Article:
The 9th of November 1989 will live long in people's memory as it was primarily a day of decreased geography, and when two countries once again became one.
The events of that cold day in Berlin meant little to me as an 11 year old. I was far away and safe on the other side of a television set, but I imagine that the effects of that day would be immensely changing for the people that lived there.
People of Berlin in some cases had been separated from even members of their own family since 1961, and that morning and day as people moved again between two halves of a previously divided city, would have been very strange. The U-Bahn and S-Bahn underground trains that would have previously passed through so called "phantom" stations, where the railway lines passed underground into another country and then back out again, now stopped at these stations for the first time in 28 years.
The wall itself was a physical symbol of the "iron curtain" which had descended across the Continent from Stettin in the Baltic to Trieste in the Adriatic.
The then Conservative PM Margaret Thatcher said:
"We do not want a united Germany. This would lead to a change to postwar borders, and we cannot allow that because such a development would undermine the stability of the whole international situation and could endanger our security."
Admittedly President Mitterrand of France warned Margaret Thatcher privately that a reunited Germany might “make even more ground than Hitler had” only a few weeks after the fall of the Berlin Wall, newly declassified documents reveal. So it certainly seems that the prospect of a reunited Germany scared Western Europe.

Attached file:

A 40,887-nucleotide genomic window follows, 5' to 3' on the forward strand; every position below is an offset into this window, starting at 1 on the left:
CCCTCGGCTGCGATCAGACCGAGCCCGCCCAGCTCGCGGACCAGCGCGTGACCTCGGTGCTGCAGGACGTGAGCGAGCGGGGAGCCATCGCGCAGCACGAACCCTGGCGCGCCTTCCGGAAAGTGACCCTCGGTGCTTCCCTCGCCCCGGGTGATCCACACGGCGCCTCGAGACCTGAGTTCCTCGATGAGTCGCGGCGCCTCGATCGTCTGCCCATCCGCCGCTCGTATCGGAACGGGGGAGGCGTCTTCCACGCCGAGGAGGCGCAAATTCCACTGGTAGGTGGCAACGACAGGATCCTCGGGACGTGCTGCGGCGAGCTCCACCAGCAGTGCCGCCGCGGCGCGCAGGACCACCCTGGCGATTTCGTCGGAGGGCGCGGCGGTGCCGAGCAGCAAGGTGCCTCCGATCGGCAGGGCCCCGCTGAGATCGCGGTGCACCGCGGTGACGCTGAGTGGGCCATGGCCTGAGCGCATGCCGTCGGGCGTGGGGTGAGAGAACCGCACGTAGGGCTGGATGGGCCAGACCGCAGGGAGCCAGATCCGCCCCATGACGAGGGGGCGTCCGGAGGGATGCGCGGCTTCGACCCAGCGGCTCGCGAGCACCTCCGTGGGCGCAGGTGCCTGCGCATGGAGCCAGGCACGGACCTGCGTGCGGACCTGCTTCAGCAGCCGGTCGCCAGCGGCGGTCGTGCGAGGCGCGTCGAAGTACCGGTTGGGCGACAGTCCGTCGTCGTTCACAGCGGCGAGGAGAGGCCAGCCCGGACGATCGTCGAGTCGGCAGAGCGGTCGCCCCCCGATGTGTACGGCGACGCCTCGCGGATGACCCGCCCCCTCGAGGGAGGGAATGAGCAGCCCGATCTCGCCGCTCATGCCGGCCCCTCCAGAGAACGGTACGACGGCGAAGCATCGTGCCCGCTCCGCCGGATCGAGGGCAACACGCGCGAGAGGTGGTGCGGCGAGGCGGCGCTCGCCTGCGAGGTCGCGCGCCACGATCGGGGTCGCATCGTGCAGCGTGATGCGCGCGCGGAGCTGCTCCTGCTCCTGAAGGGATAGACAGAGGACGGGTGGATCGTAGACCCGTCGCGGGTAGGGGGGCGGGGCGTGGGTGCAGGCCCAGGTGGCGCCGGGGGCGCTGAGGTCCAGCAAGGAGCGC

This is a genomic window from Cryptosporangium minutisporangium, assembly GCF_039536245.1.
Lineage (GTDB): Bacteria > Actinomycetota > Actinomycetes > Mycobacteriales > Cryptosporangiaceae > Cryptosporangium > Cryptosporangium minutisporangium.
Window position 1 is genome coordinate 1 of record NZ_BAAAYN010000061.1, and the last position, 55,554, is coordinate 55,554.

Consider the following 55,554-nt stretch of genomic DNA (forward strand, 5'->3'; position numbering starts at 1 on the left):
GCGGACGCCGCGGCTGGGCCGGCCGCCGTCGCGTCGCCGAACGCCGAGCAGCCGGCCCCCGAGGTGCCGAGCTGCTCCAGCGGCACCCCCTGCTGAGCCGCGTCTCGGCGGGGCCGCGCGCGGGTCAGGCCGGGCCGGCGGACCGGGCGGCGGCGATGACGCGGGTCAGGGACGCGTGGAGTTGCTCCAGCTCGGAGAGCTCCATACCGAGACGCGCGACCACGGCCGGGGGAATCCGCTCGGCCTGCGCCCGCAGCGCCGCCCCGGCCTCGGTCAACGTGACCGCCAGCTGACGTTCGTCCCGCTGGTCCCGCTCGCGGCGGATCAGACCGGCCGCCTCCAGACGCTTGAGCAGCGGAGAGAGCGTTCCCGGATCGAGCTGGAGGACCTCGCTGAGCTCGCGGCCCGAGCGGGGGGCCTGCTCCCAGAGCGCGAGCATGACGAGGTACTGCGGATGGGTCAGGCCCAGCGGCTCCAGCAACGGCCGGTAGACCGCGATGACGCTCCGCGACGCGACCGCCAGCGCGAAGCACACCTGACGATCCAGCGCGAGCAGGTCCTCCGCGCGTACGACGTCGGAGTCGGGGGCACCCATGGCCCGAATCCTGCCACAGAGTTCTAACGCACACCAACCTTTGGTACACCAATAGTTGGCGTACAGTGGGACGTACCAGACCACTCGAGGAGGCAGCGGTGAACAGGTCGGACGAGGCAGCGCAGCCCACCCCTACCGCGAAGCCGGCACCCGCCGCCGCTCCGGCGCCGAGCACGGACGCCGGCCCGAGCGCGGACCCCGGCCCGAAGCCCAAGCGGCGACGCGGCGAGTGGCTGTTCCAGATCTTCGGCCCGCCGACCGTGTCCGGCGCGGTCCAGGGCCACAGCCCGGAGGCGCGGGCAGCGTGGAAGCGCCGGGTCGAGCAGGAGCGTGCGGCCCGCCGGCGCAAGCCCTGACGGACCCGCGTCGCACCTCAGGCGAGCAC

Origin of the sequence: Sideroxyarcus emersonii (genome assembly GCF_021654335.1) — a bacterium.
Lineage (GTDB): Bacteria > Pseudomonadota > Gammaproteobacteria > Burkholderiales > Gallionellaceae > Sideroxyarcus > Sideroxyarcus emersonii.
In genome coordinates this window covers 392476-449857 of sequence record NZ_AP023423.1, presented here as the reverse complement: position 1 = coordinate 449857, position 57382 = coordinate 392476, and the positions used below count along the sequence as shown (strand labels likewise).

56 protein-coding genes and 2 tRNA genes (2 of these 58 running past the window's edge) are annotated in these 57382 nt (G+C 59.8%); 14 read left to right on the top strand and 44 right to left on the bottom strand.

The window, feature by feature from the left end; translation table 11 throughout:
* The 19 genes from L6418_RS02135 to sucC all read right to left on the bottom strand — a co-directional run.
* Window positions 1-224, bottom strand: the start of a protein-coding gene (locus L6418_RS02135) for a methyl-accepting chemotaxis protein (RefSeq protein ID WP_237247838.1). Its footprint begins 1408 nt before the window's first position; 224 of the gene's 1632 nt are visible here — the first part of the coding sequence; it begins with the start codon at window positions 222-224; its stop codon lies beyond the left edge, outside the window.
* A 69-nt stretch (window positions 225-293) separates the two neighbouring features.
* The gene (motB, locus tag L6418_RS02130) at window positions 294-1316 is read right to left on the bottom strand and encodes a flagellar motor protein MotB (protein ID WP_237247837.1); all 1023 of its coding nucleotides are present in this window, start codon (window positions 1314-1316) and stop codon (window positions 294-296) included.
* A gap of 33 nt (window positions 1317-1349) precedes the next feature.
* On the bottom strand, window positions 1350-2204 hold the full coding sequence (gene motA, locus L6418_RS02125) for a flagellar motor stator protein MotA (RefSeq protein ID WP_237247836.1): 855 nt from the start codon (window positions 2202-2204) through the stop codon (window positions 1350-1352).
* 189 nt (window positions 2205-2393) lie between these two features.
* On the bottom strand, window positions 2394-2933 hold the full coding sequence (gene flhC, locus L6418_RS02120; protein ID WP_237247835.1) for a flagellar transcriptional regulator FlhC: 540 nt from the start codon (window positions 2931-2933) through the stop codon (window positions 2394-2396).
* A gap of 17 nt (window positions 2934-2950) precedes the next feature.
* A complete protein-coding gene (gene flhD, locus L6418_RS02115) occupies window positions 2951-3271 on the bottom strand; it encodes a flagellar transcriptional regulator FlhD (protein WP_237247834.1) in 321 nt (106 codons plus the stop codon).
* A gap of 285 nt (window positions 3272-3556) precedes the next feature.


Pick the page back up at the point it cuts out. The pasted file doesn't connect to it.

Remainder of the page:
It is a credit to the German people though that the reunification process went reasonably smoothly. The expected drag on West Germany's economy never really happened, because the work ethic of Prussia which was firmly in the East, put paid to that.
If anything, one Germany I think has showed the world that it is possible to peacefully acheive something great. The people of Ireland, Palestine and Korea aught to take note of this, because there is far more joy in breaking down barriers than erecting them.
9th November was also the date of Der Kristallnacht (Night of the Broken Glass) which in 1938 saw about 500 Jews murdered and a further 25,000-30,000 placed into concentration camps to eventually be murdered. I bet that the GDR Politbüro
were keen to have that story of history quietly pasted over.